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State Sen. Christopher Bateman (R-Branchburg.) (Photo: New Jersey Senate Minority Office.)

Bateman will not seek re-election

Open seat race in the 16th district after 28-year legislator announces retirement

By David Wildstein, January 27 2021 2:54 pm

State Sen. Christopher “Kip” Bateman (R-Branchburg) will not seek re-election to his 16th district State Senate seat, a move that gives Democrats an edge to flip a Republican State Senate seat.

Bateman, 63, confirmed his retirement to the New Jersey Globe, ending a 28-year career in the New Jersey Legislature.

“After careful consideration and with the support of my family, I have made the difficult decision not to seek reelection to the State Senate. As a lifelong resident of Somerset County, it has been an honor to spend nearly 40 years serving the community I am proud to call home,” Bateman said. “I can’t begin to express how much I will miss serving our constituents. However, our state is still coping with a pandemic and I am committed to using my remaining time in office to help the countless residents who are in desperate need of our support.”

The 16th had been viewed as one the battleground State Senate races in 2021.  Four years ago, Bateman came within just 574 votes of losing his seat to Democrat Laurie Poppe.

Assemblyman Andrew Zwicker (D-South Brunswick) was already planning to take on Bateman, and Assemblyman Roy Freiman (D-Hillsborough) has also been mulling a Senate bid.

The 16th district was redrawn in 2011 to include Democratic strongholds of Princeton and South Brunswick, removing solidly Republican Bridgewater.

Bateman comes from some authentic political lineage.  His late father, Raymond H. Bateman, was the wunderkind executive director of the of the Republican State Committee before winning a special election for the State Assembly at age 31.  He spent ten years in the State Senate, including two years as Senate President, and was the GOP nominee for governor against Brendan Byrne in 1977.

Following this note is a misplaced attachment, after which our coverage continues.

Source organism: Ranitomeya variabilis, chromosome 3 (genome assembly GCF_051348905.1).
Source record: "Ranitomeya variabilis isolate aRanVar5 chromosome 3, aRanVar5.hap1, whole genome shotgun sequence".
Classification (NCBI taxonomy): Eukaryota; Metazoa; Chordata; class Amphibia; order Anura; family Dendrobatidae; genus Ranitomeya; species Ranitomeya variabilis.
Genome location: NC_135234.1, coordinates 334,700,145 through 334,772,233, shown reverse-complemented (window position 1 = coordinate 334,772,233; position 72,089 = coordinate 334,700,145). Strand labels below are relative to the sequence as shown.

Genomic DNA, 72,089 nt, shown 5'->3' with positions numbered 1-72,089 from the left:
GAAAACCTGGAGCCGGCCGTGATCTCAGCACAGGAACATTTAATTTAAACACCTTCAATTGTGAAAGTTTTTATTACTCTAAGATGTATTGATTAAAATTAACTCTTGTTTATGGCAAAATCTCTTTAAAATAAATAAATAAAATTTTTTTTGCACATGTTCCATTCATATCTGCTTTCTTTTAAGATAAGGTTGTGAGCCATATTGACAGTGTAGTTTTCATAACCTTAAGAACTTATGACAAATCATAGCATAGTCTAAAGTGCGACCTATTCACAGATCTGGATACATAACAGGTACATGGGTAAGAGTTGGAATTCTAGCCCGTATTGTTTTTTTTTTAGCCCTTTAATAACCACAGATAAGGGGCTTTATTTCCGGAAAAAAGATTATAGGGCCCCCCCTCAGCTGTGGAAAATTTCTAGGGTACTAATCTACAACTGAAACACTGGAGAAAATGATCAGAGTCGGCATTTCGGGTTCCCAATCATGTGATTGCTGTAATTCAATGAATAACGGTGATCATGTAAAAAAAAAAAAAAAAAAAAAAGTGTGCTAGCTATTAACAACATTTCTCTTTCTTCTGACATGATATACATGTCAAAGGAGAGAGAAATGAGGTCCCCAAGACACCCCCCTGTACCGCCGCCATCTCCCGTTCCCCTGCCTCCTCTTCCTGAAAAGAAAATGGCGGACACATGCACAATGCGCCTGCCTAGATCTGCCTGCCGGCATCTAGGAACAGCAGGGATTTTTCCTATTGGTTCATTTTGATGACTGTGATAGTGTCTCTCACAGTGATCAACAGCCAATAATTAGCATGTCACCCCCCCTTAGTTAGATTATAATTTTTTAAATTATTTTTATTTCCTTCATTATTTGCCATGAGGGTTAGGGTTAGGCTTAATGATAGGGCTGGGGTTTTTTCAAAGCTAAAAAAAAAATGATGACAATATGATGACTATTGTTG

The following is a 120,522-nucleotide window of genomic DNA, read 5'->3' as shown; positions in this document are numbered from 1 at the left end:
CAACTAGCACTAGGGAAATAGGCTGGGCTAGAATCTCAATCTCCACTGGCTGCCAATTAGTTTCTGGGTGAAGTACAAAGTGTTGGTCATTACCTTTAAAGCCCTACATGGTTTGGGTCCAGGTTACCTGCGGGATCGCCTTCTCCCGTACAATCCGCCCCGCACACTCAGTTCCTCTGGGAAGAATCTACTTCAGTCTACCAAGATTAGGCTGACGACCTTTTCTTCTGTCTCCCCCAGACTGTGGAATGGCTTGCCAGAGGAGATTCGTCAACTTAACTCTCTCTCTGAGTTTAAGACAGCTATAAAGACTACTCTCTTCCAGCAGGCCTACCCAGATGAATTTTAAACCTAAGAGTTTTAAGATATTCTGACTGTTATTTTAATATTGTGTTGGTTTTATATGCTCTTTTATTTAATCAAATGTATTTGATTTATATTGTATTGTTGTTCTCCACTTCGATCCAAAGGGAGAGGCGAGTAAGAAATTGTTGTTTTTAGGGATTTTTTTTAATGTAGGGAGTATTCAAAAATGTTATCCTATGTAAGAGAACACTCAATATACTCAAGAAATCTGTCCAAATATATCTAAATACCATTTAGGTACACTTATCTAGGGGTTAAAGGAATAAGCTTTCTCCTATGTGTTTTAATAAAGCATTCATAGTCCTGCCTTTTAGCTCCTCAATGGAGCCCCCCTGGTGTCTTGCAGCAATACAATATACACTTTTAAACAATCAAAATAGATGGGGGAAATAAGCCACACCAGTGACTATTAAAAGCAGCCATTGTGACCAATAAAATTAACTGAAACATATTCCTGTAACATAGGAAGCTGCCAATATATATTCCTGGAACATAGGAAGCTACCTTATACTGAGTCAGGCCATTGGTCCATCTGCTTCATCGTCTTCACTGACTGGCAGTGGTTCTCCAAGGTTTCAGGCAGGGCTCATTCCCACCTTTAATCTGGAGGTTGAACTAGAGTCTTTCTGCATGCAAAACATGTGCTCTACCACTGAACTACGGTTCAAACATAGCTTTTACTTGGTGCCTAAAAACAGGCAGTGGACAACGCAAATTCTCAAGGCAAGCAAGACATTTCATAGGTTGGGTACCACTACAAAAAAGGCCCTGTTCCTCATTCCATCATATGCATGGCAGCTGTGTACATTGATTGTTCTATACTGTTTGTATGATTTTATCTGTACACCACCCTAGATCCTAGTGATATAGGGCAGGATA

Following in his father’s footsteps, Bateman served as mayor and township committeeman in Branchburg and two terms as a Somerset County Freeholder before winning a State Assembly seat in 1993.  He moved up to the Senate in 2007 following the retirement of Walter Kavanaugh (R-Somerville).

“Although my time in elected office is coming to a close, I will always be a fierce advocate for the people of New Jersey,” Bateman said.  “I’ll never stop fighting to make the Garden State a better place for our kids and grandkids. I look forward to finding new and exciting ways to give back to our neighbors in need.”

Bateman will leave the Senate in January with a long list of legislative accomplishments, including laws that reduced auto insurance premiums and grants for thermal image cameras for local fire departments.

“I have always believed that government works best when we put people before politics,” Bateman stated.  “Good legislators should strive to be good listeners, follow their conscience and vote with the voices of the people they serve in mind. It is my hope that bipartisanship will continue to thrive in the halls of the New Jersey Statehouse long after I cast my final vote in the Senate chamber.”

He said he was “beyond grateful to have had the privilege to work with so many passionate legislators and advocates on both sides of the aisle over the years.”

Bateman pledged to push for approval of the Timothy J. Piazza Law to increase penalties for college campus hazing.

Zwicker captured an Assembly seat in 2015, ousting incumbent Donna Simon (R-Readington) by 78 votes in a once-solidly Republican district that became competitive after 2011 redistricting replaced heavily-GOP Bridgewater with the Democratic strongholds of Princeton and South Brunswick.

He passed up a chance to run for the senate in 2017 and was re-elected to a second term in the lower house in a landslide that helped Freiman beat back Simon’s comeback bid by 3,040 votes to capture the second Assembly seat.

The two Democrats won re-election without a great deal of trouble in 2019. Zwicker ran in first with 27,732 votes, and Freiman got 26,466. Their Republican challengers, former Somerset County Freeholder Mark Caliguire and former Montgomery Mayor Christine Madrid, got about 22,000 votes each.

Bateman is the second state senator to make a retirement announcement.

Senate Majority Leader Loretta Weinberg said earlier this month that she would not seek re-election to a sixth term.

This story was updated at 3:10 PM with comment from Bateman.

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